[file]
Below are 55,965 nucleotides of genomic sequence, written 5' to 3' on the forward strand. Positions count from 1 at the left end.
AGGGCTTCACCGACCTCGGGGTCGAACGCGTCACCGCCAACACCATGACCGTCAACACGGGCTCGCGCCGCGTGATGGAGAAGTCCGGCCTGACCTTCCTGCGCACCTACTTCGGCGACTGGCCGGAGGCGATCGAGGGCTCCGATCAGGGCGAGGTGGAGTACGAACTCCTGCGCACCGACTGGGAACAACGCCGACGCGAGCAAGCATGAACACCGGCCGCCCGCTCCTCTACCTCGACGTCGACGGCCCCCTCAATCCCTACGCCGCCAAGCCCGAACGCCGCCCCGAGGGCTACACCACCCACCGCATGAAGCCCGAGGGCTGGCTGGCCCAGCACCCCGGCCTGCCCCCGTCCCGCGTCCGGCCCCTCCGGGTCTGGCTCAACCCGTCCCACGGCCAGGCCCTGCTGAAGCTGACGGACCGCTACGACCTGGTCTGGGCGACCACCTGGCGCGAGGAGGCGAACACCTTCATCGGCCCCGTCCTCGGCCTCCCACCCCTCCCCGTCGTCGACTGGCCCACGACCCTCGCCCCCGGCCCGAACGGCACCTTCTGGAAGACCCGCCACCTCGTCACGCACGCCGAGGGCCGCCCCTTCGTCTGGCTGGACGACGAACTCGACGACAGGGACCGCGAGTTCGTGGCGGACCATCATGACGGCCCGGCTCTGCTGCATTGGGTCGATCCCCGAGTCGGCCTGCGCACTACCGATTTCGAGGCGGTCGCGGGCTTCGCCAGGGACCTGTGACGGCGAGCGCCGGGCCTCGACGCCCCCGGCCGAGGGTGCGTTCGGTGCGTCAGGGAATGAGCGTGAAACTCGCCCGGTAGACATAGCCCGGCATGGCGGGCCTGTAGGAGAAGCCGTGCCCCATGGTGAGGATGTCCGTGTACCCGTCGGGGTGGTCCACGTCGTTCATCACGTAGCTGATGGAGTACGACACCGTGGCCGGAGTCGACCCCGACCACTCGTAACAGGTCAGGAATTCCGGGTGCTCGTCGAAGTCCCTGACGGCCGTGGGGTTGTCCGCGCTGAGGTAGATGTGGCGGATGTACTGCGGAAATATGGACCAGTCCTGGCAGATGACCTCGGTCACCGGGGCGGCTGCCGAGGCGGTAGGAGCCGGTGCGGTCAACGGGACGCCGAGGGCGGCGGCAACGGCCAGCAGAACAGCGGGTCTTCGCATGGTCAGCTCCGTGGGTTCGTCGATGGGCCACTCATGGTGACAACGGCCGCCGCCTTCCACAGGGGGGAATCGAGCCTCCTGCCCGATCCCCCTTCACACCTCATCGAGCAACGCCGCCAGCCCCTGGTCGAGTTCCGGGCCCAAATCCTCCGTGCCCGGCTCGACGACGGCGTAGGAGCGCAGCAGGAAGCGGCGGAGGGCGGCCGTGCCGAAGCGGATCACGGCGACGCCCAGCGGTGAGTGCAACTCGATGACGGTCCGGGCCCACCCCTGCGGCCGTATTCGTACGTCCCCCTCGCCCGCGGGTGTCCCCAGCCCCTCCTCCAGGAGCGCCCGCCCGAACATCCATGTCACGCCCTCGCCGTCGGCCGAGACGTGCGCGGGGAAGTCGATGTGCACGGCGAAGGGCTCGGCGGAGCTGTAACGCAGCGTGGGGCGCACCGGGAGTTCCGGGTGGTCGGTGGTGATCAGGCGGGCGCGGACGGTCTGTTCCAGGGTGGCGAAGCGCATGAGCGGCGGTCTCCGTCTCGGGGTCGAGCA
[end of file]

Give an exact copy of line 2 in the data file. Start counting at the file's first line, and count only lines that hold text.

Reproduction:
AGGGCTTCACCGACCTCGGGGTCGAACGCGTCACCGCCAACACCATGACCGTCAACACGGGCTCGCGCCGCGTGATGGAGAAGTCCGGCCTGACCTTCCTGCGCACCTACTTCGGCGACTGGCCGGAGGCGATCGAGGGCTCCGATCAGGGCGAGGTGGAGTACGAACTCCTGCGCACCGACTGGGAACAACGCCGACGCGAGCAAGCATGAACACCGGCCGCCCGCTCCTCTACCTCGACGTCGACGGCCCCCTCAATCCCTACGCCGCCAAGCCCGAACGCCGCCCCGAGGGCTACACCACCCACCGCATGAAGCCCGAGGGCTGGCTGGCCCAGCACCCCGGCCTGCCCCCGTCCCGCGTCCGGCCCCTCCGGGTCTGGCTCAACCCGTCCCACGGCCAGGCCCTGCTGAAGCTGACGGACCGCTACGACCTGGTCTGGGCGACCACCTGGCGCGAGGAGGCGAACACCTTCATCGGCCCCGTCCTCGGCCTCCCACCCCTCCCCGTCGTCGACTGGCCCACGACCCTCGCCCCCGGCCCGAACGGCACCTTCTGGAAGACCCGCCACCTCGTCACGCACGCCGAGGGCCGCCCCTTCGTCTGGCTGGACGACGAACTCGACGACAGGGACCGCGAGTTCGTGGCGGACCATCATGACGGCCCGGCTCTGCTGCATTGGGTCGATCCCCGAGTCGGCCTGCGCACTACCGATTTCGAGGCGGTCGCGGGCTTCGCCAGGGACCTGTGACGGCGAGCGCCGGGCCTCGACGCCCCCGGCCGAGGGTGCGTTCGGTGCGTCAGGGAATGAGCGTGAAACTCGCCCGGTAGACATAGCCCGGCATGGCGGGCCTGTAGGAGAAGCCGTGCCCCATGGTGAGGATGTCCGTGTACCCGTCGGGGTGGTCCACGTCGTTCATCACGTAGCTGATGGAGTACGACACCGTGGCCGGAGTCGACCCCGACCACTCGTAACAGGTCAGGAATTCCGGGTGCTCGTCGAAGTCCCTGACGGCCGTGGGGTTGTCCGCGCTGAGGTAGATGTGGCGGATGTACTGCGGAAATATGGACCAGTCCTGGCAGATGACCTCGGTCACCGGGGCGGCTGCCGAGGCGGTAGGAGCCGGTGCGGTCAACGGGACGCCGAGGGCGGCGGCAACGGCCAGCAGAACAGCGGGTCTTCGCATGGTCAGCTCCGTGGGTTCGTCGATGGGCCACTCATGGTGACAACGGCCGCCGCCTTCCACAGGGGGGAATCGAGCCTCCTGCCCGATCCCCCTTCACACCTCATCGAGCAACGCCGCCAGCCCCTGGTCGAGTTCCGGGCCCAAATCCTCCGTGCCCGGCTCGACGACGGCGTAGGAGCGCAGCAGGAAGCGGCGGAGGGCGGCCGTGCCGAAGCGGATCACGGCGACGCCCAGCGGTGAGTGCAACTCGATGACGGTCCGGGCCCACCCCTGCGGCCGTATTCGTACGTCCCCCTCGCCCGCGGGTGTCCCCAGCCCCTCCTCCAGGAGCGCCCGCCCGAACATCCATGTCACGCCCTCGCCGTCGGCCGAGACGTGCGCGGGGAAGTCGATGTGCACGGCGAAGGGCTCGGCGGAGCTGTAACGCAGCGTGGGGCGCACCGGGAGTTCCGGGTGGTCGGTGGTGATCAGGCGGGCGCGGACGGTCTGTTCCAGGGTGGCGAAGCGCATGAGCGGCGGTCTCCGTCTCGGGGTCGAGCA